Few cases of keratitis caused by Exophiala spp. have been reported: E. dermatitidis keratitis after keratoplasty  and after laser in situ keratomileusis , E. jeanselmei keratitis after minor trauma [8, 9], and soft contact lens use  and E. phaeomuriformis keratitis after severe ocular surface problems . Exophiala xenobiotica is a rare strain of Exophiala, and no case of keratitis caused by this agent has been previously reported. Common risk factors predisposing of mycotic keratitis are refractive contact lens wear, ocular surface disease, ocular trauma, and chronic topical corticosteroid therapy. Corneal pigmented lesions could also be caused by corneal melanoma or corneal melanin deposition caused by topical epinephrine therapy. The medical history can be important to form differential diagnoses.
In our case, the origin of the fungal infection remained unknown. Potential sources of this particular fungal organism in this patient are susceptibility to infectious keratitis due to steroid therapy after DASEK in a previously asymptomatic carrier: infected donor cornea or contamination of the graft from airborne particles, irrigation solutions, or instruments. The characteristics of AS-OCT suggest the lesions started in the posterior corneal layers, making infected donor cornea or contamination during graft manipulation the most likely causes. Despite the patient’s history of Thaumetopoea pityocampa infection, this is an unlikely source, due to no association with Exophiala xenobiotica being reported and the absence of infection reported at the time of DSAEK. Microbiological analysis of the donor corneal rim could allow the diagnosis of donor cornea infection; however, this was not performed. In fact, routine culture of donor corneal rims remains controversial. Fungi, when isolated from donor corneal rims, have more risk to lead a clinical infection than bacteria . Thus, the culture of the donor corneal rim (special fungal culture) in cases of lamellar or endothelial keratoplasty could allow for an early detection and treatment [12, 13].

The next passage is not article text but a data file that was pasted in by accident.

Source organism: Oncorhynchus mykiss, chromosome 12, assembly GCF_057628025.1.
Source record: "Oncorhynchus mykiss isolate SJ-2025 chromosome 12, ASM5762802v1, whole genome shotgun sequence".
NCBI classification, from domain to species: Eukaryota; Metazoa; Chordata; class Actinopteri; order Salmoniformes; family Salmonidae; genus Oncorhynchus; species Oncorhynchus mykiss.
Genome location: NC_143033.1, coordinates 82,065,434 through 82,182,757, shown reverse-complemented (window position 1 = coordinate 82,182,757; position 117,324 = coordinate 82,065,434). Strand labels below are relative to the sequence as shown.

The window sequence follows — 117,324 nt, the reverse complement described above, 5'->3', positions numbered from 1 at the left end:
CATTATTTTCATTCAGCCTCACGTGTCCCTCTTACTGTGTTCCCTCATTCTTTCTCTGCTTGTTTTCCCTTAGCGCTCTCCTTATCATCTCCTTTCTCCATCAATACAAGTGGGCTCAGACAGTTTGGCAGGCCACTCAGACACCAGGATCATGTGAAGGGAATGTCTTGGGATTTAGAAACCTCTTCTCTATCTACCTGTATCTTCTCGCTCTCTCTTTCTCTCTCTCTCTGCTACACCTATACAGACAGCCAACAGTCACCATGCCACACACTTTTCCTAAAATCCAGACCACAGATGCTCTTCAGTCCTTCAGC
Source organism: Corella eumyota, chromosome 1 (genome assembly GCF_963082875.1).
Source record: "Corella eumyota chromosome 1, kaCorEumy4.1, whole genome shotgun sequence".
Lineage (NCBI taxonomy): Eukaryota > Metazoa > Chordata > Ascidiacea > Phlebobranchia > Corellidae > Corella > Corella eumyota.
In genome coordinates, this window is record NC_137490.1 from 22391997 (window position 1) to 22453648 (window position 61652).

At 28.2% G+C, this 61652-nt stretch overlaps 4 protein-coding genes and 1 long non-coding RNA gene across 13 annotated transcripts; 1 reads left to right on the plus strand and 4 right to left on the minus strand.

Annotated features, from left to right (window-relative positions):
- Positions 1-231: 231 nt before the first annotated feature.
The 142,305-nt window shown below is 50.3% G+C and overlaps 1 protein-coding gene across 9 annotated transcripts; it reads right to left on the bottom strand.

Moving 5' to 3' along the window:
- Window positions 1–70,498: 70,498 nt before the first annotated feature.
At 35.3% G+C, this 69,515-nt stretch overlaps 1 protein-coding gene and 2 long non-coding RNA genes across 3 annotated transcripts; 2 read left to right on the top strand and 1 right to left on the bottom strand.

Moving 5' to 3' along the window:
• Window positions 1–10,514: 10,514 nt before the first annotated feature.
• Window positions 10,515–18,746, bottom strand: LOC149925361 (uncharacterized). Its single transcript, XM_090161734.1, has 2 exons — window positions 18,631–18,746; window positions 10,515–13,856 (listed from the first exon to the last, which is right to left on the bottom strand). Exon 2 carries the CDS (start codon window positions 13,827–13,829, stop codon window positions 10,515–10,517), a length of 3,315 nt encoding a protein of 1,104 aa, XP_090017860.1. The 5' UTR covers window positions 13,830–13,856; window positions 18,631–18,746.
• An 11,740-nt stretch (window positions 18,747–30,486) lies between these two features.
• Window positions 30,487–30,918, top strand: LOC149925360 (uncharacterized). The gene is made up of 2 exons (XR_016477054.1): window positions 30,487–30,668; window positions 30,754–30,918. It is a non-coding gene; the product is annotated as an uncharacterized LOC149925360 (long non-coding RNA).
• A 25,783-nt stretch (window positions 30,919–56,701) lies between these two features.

Due to the generally poor response to medical treatment or of graft lenticule removal, we opted to perform a therapeutic penetrating keratoplasty.
This case highlights the possibility of corneal infection by less common organisms in temperate regions such as Exophiala spp. and in less likely situations. We should suspect a fungal infection if an infiltrate appears in the graft-host interface several weeks after DSAEK. Donor rim cultures are useful for more complete diagnosis as long as culture times should be long enough for fastidious organism to grow.
Data supporting our study can be provided upon request.
Conflicts of Interest
The authors declare that there is no conflict of interest.